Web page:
It was a dark and stormy castle… Ominously begins the sequel to “Wine, Women and Watercolors.” Week 2 of summer sojourn begins with the Principessa (aka Carolyne Roehm) and me flying from our painting workshop in porto Ercole to Paris to meet our menfolk and friends, and then to cycle around the Loire Valley…
It was a dark and stormy castle…
Ominously begins the sequel to earlier posts Wine, Women and Watercolors (Painting in Italy – Part 1 and Part 2) Week 2 of summer sojourn begins with the Principessa (aka Carolyne Roehm) and me flying from Rome to Paris to meet our menfolk and friends, and then to cycle around the Loire Valley at the end of May.
Call it “Bottles, Boys and Bikes?” No that sounds awful.
Land of storybook chateaux and glorious gardens, the Loire had its heyday during the 16th century French Renaissance, reigned o’er by François I and his son Henri II.
France was reigned o’er, and we were rained o’er. But if you have to be in bad weather this is not a bad place to be.
A bicycle, however, might be a bad place to be. Just saying.
Dark and stormy, but a beautiful castle. This one is Chenonceau, one of the most famous. The grace of its size and scale makes you think, “I could live here,” whereas you wouldn’t take Versailles on a bet.
The ballroom gallery is stunning. Like many grand houses in Europe, Chenonceau also served as a hospital during World War I.
The outbuildings are charming.
As of course are the gardens. The Loire Valley is known as the “garden of France” as well as the “valley of kings.”
Also charming of course is His Grace, aka my husband, and his charming fluent French, which consists entirely of “Magnifico.” If you followed our trip to Burgundy last year, you may recall this compelling linguistic detail.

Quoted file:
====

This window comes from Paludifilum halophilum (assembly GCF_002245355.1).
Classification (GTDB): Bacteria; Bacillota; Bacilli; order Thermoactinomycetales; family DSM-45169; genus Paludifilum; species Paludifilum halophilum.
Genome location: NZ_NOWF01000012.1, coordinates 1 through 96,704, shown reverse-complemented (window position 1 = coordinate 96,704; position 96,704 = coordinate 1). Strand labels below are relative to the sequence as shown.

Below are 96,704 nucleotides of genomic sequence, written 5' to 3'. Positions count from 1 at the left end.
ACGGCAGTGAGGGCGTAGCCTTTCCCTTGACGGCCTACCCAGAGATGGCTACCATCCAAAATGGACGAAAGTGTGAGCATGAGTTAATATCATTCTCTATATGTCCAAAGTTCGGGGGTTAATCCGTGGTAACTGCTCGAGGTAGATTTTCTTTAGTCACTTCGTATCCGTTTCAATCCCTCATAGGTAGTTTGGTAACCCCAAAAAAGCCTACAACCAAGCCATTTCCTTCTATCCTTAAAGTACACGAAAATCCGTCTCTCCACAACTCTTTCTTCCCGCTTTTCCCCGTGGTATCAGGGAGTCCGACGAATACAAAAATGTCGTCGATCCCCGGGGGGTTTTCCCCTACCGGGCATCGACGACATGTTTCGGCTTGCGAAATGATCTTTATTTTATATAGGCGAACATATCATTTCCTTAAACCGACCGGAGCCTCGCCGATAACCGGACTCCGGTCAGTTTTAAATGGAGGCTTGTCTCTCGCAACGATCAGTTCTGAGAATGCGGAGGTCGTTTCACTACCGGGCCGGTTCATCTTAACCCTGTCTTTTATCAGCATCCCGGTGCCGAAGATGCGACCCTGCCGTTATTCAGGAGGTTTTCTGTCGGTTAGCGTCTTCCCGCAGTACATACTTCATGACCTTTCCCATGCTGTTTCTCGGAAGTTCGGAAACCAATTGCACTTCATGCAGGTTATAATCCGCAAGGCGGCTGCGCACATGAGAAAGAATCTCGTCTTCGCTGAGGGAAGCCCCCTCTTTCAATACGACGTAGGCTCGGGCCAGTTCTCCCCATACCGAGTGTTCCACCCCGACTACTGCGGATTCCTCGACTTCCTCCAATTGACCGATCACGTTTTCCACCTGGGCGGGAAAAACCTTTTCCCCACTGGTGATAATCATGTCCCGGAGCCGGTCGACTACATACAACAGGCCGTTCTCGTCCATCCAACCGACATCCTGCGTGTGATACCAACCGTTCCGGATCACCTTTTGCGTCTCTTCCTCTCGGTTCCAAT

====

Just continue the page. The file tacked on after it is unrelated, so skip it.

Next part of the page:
Here’s another compelling detail: electric bike, by Trek. You still have to pedal but a small battery-powered motor gives a boost. Brilliant. Flies up hills, it does. Sparks envy in the very soul of Evil Knieval himself.
Just don’t forget to charge the battery and end up on the side of the road in the middle of effing nowhere and have everybody looking for you for hours, or you might end up in the magnifico maison du chien, hypothetically speaking.
The storm passes.
When the sun comes out you’re so happy to be on a bike because you get to stop and stare at a field of poppies and imagine you are in a Renoir painting.
Or look out your hotel room window to a lovely courtyard.
Then visit to an ancient monastery on the grounds of a farm and be shown around by the farmer whose family owns the property and continues to work the land around it.
Followed by a picnic lunch by the fire, all organized beautifully by outfitter Rachel Foulkes (firstname.lastname@example.org).
Then back on the bikes. Stopping along the way discuss blow-dry techniques with miniature ponies.
I have never seen a fluffier mane on man nor beast. Except possibly that of my friend Jonathan Mermagen in London.
Wait, Jonathan, is that you?
To be continued…
…and wait’ll you see this…